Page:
WATCH AND LISTEN
A. Choose the statement that best summarizes the main idea presented at these points in the video.
1 a When we have wanted animal companions, we have domesticated them.
b Wherever humans have wanted to go, animals have provided transportation.
c When we need help pulling things, animals are there.
2 a When the earliest humans depicted their gods, it was usually an animal or part human and part animal.
b Whenever early humans depicted animals, they were really depicting humans.
c The earliest humans saw their gods when they looked to the skies.
3 a Thousands of years ago, when humans described animals, they compared them to people.
b When different cultures describe humans, they usually compare humans to bears.
c Different cultures may use different descriptions, but we all compare humans to animals.
4 a When we look at owls, we compare them to humans, too.
b When we tell stories, we often attribute human qualities to animals.
c Animal-like humans are common in entertainment media.
B. Choose the correct answers according to the information in the video.
1 Through domestication, transportation, and survival,
a humans have depicted animals as useful
b animals have become dependent on humans
c humans and animals have become strongly linked
2 The tradition of depicting gods as animals shows
a that people saw gods all around them
b that all cultures are the same
c man’s deep connection to animals
3 Early humans thought they saw
a humans in animals
b animals in humans
c gods in some people
4 We use many phrases that
a contrast human arid animal behavior
b make fun of people by comparing them to animals
c use animals to describe the essence of a person
5 Cartoons and movies often show
a animal attributes in humans
b interesting animal behavior
c animals with human qualities
C. Match the animals with their associated human traits.
1 snake ____
2 lion ____
3 peacock ____
4 chicken ____
5 owl ____
6 bee ____
7 lamb ____
8 fox ____
9 gorilla ____
10 horse ____
11 kitten ____
12 snail ____
1 b 2 a 3 c 4 b
1 c 2 c 3 b 4 c 5 c
1 j 2 f 3 a 4 g 5 b 6 k
7 l 8 d 9 i 10 h 11 e 12 c
Narrator: Since the beginning of civilization, wherever you found humans, you’d find animals, as well. We are inextricably linked to animals. When we have wanted companions, we have domesticated animals like dogs and cats. When we have needed transportation, horses and donkeys, elephants and camels, and even dogs have taken us wherever we wanted to go. When we have needed help in the fields, our cattle and oxen have pulled whatever we needed them to pull. To help us survive, animals have given us milk, eggs, and meat when we needed them.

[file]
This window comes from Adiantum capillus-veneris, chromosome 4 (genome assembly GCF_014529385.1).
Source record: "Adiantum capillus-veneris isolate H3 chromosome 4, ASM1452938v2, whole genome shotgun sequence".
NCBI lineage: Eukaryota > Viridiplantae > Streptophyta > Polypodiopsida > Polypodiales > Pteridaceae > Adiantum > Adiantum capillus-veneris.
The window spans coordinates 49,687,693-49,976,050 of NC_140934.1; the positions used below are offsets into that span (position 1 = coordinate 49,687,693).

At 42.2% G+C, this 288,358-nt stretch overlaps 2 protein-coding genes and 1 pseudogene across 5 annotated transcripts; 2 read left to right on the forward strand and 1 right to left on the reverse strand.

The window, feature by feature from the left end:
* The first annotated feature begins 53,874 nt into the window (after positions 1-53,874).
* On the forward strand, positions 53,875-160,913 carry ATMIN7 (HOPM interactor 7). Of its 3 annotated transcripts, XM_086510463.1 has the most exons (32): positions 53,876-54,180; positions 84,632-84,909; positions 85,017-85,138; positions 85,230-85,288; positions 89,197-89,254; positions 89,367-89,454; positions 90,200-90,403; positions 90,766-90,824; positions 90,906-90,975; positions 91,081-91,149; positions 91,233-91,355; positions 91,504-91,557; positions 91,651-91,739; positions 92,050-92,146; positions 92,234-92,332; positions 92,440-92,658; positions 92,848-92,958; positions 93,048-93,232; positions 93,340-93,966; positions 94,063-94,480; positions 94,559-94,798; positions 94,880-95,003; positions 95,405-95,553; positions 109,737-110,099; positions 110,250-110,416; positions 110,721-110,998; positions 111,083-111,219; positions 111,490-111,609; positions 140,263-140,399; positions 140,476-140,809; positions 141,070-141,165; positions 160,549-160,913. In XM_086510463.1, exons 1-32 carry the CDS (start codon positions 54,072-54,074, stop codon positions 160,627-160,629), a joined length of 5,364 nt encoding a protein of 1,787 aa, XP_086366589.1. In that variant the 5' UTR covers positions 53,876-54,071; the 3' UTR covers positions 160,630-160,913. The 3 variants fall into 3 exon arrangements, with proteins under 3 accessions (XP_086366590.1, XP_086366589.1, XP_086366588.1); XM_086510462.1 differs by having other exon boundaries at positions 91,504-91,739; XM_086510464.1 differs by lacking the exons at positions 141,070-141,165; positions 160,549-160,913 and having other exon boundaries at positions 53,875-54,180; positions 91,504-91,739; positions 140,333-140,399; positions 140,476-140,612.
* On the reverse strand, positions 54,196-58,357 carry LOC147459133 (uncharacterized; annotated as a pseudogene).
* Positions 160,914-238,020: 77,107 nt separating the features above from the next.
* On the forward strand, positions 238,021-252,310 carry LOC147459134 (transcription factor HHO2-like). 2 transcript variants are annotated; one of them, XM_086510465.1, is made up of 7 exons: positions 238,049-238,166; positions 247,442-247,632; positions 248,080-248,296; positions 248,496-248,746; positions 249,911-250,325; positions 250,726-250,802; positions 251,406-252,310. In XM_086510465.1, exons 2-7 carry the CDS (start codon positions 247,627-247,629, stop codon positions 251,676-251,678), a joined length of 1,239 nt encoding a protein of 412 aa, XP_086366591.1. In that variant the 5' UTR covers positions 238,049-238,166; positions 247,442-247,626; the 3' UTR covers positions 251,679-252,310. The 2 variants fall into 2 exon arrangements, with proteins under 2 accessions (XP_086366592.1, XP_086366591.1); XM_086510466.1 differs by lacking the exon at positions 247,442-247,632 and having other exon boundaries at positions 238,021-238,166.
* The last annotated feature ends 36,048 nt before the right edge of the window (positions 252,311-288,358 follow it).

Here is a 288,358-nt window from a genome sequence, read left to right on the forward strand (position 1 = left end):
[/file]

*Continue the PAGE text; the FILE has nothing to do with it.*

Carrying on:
Whatever it is that draws us to animals, the connection is a deep one. Whenever the earliest humans depicted their gods, it was usually as an animal or a creature part human, part animal. They saw animals when they looked to the skies, where they believed their gods lived. And they saw animals when they looked at other human beings.
Today, thousands of years later, whenever we want to describe the essence of a person, we usually compare them to animals. The descriptions may change from culture to culture, but in English, when we think of an evil person, we think of a snake. Whoever is courageous gets named a lion. A vain person may be called a peacock, and a scared person we liken to a chicken.
Over the years, we’ve developed quite a lot of ways to describe people using animals. We talk about people who are as wise as an owl. An industrious person is as busy as a bee. Whoever is kind is referred to as gentle as a lamb. When someone looks suspicious, we may say that they’re as sly as a fox. Blind as a bat is what we say about whoever has terrible eyesight. We know people who are hairy as a gorilla or as hungry as a horse. Whenever we meet a really fun-loving child, we call them playful as a kitten. When we’re frustrated with the pace someone is moving at, we’ll call them as slow as a snail.
And while we frequently see animal behavior in our fellow human beings, we see human behavior in animals almost constantly. Since the time of Aesop’s fables in the sixth century BCE, we have been telling stories that attribute human qualities to animals.
Today, humanlike animals fill our storybooks, our cartoons, our movies, and our stores. Whatever would we do without the animal world?
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